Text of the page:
Wisps of change

I was walking to work through Green Park as usual the other day, early on another sunny morning in what should already be Autumn. It is a strange pleasure wearing summer skirts as m feet brush through the falling leaves. Not exactly unwelcome, but does add to the general sense of foreboding about the future. Global warming, Trump, terrorism, Corbyn, Putin, farm closures, cancer, accidents, unemployment, the next big war.So there I was, thinking my dark thoughts as usual. The man in front of me was wearing the usual sharp charcoal grey suit and well ironed pink shirt. Then he lit up a cigarette, and my opinion of him instantly changed. He was no longer boring office drone who was going off to arrange rich people’s yacht funds, but an edgy rebel to whom the suit and the job were mere means to an end, the means of financing his band, or his novel.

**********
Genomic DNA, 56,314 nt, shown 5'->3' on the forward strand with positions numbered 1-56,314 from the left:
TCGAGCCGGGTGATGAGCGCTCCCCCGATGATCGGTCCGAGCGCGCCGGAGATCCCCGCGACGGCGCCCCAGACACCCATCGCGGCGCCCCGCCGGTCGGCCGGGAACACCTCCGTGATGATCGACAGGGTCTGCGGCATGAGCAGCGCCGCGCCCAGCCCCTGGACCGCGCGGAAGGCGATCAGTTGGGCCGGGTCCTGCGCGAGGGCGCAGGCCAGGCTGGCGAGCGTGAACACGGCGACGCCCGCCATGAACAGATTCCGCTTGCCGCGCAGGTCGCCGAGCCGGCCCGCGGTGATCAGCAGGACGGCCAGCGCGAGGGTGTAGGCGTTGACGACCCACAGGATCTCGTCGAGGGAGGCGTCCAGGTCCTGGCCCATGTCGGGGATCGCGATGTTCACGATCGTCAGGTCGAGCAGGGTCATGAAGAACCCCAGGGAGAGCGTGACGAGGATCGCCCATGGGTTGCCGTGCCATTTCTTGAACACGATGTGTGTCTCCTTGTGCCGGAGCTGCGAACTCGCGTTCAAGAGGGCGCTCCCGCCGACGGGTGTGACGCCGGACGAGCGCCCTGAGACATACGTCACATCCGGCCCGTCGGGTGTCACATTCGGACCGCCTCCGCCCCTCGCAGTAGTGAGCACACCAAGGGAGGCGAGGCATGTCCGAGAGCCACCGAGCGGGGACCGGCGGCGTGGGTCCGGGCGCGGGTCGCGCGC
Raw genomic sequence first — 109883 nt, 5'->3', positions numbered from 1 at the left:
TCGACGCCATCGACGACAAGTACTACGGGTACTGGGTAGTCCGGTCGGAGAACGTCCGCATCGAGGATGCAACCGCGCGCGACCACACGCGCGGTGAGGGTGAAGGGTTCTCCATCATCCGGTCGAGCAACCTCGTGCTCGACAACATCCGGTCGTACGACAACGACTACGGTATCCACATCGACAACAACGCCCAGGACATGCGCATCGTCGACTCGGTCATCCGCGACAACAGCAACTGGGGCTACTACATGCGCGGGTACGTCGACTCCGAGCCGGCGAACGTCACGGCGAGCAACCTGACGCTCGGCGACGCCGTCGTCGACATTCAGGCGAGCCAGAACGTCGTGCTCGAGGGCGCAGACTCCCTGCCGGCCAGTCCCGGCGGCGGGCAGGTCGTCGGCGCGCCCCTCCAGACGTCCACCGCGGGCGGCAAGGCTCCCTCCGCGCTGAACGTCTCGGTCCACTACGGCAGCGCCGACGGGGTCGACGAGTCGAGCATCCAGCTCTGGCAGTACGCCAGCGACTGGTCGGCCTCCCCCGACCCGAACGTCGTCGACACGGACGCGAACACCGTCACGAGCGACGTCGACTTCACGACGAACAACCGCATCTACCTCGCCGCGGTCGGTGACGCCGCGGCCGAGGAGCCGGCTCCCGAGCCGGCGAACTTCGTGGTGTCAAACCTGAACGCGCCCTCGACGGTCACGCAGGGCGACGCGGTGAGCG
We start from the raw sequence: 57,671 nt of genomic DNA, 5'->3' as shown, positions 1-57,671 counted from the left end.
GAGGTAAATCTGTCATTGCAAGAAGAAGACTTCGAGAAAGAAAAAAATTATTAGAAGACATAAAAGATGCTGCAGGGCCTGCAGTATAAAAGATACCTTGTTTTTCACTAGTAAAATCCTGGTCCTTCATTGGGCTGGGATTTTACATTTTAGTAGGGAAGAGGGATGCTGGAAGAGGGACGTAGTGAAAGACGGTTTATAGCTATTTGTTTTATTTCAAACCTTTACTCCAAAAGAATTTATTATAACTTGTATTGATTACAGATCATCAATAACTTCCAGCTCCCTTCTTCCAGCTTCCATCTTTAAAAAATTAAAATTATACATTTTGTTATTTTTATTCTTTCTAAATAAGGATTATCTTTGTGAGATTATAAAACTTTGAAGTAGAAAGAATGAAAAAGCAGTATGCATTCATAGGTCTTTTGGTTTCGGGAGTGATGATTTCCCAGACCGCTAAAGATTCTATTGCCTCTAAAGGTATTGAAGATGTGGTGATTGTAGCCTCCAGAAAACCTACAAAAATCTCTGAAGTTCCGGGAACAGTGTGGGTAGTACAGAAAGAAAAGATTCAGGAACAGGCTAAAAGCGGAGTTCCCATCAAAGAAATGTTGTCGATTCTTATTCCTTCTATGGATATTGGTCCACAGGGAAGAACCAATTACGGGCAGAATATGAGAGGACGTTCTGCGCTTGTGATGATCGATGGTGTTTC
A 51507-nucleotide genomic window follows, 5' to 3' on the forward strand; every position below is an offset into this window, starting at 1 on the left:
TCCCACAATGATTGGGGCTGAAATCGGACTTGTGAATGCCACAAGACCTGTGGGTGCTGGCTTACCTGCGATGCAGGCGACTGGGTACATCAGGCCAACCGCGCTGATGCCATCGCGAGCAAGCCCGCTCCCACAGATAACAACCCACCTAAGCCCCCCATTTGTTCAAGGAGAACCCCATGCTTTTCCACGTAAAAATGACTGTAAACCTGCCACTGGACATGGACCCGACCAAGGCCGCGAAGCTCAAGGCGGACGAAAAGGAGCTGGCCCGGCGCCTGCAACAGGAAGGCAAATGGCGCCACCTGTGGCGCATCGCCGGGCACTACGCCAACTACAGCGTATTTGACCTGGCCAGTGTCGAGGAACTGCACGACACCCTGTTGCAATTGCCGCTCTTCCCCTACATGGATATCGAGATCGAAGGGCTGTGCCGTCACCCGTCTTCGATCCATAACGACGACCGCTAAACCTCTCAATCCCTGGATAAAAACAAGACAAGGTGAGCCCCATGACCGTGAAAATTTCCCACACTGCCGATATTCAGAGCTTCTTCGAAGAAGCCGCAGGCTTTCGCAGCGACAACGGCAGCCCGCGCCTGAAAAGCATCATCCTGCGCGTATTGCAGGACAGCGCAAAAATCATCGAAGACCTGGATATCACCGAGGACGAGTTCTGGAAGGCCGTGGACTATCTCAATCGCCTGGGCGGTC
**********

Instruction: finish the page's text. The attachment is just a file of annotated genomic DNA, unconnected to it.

I thought of the painting my father has on his wall, in a rather depressing reverse Dorian Grey, which an artist friend painted for him when he was 25. He is also wearing a pink shirt, but short sleeved and open collared. He holds a cigarette between straight fingers, his elbow on the table in front of him, the arm forming a neat line with the wisp of smoke curling from the tip. All my childhood, he seemed to me just like the Marlboro cowboy on the posters, a cool, self-contained silent man. He was none of those things, so maybe it was wishful thinking.

I got an email from him this morning. It seems his medication needs adjusting again, more wheezing, more bronchitis merely because the weather has turned a few degrees cooler. He coughs and wheezes pretty much every time he so much as heaves his frail body out of his chair. His golden curls, which looked very Michael Caine in the 1960s, have given way to complete alopecia, which looks a little strange as he’s also lost his eyebrows and eyelashes. He can’t afford his medical insurance, and yet he still smokes. He has smoked for 70 years now.

A young man smoking is to me more than ever a marker of someone with an independent, rebellious streak,  and yet an old man smoking is a tragic smudge of past glories. So I have another thing to be very sad about on my way to work.

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